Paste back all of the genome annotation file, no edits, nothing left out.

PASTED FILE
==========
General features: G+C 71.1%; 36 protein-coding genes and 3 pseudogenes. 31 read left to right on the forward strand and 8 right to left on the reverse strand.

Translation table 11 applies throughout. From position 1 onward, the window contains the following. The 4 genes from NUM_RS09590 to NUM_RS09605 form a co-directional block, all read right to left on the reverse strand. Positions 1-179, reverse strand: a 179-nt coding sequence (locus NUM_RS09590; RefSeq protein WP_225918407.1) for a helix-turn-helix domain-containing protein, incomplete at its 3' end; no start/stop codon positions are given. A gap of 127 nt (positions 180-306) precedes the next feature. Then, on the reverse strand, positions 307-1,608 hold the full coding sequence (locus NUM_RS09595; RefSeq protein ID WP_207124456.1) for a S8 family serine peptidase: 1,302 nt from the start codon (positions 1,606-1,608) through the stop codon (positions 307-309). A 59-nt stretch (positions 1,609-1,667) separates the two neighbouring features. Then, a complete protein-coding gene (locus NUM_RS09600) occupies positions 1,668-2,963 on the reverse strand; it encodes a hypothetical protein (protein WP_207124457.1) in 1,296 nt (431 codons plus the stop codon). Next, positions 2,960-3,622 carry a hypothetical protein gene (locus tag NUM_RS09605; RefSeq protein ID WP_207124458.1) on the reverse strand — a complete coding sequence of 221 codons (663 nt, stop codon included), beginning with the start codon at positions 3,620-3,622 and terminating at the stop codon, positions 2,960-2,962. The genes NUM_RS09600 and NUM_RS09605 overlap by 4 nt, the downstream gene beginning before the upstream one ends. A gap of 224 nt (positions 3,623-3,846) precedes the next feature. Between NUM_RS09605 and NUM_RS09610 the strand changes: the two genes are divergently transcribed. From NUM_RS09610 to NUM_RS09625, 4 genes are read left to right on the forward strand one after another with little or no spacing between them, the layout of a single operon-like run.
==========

General features: G+C 71.1%; 36 protein-coding genes and 3 pseudogenes. 31 read left to right on the forward strand and 8 right to left on the reverse strand.

Translation table 11 applies throughout. From position 1 onward, the window contains the following. The 4 genes from NUM_RS09590 to NUM_RS09605 form a co-directional block, all read right to left on the reverse strand. Positions 1-179, reverse strand: a 179-nt coding sequence (locus NUM_RS09590; RefSeq protein WP_225918407.1) for a helix-turn-helix domain-containing protein, incomplete at its 3' end; no start/stop codon positions are given. A gap of 127 nt (positions 180-306) precedes the next feature. Then, on the reverse strand, positions 307-1,608 hold the full coding sequence (locus NUM_RS09595; RefSeq protein ID WP_207124456.1) for a S8 family serine peptidase: 1,302 nt from the start codon (positions 1,606-1,608) through the stop codon (positions 307-309). A 59-nt stretch (positions 1,609-1,667) separates the two neighbouring features. Then, a complete protein-coding gene (locus NUM_RS09600) occupies positions 1,668-2,963 on the reverse strand; it encodes a hypothetical protein (protein WP_207124457.1) in 1,296 nt (431 codons plus the stop codon). Next, positions 2,960-3,622 carry a hypothetical protein gene (locus tag NUM_RS09605; RefSeq protein ID WP_207124458.1) on the reverse strand — a complete coding sequence of 221 codons (663 nt, stop codon included), beginning with the start codon at positions 3,620-3,622 and terminating at the stop codon, positions 2,960-2,962. The genes NUM_RS09600 and NUM_RS09605 overlap by 4 nt, the downstream gene beginning before the upstream one ends. A gap of 224 nt (positions 3,623-3,846) precedes the next feature. Between NUM_RS09605 and NUM_RS09610 the strand changes: the two genes are divergently transcribed. From NUM_RS09610 to NUM_RS09625, 4 genes are read left to right on the forward strand one after another with little or no spacing between them, the layout of a single operon-like run.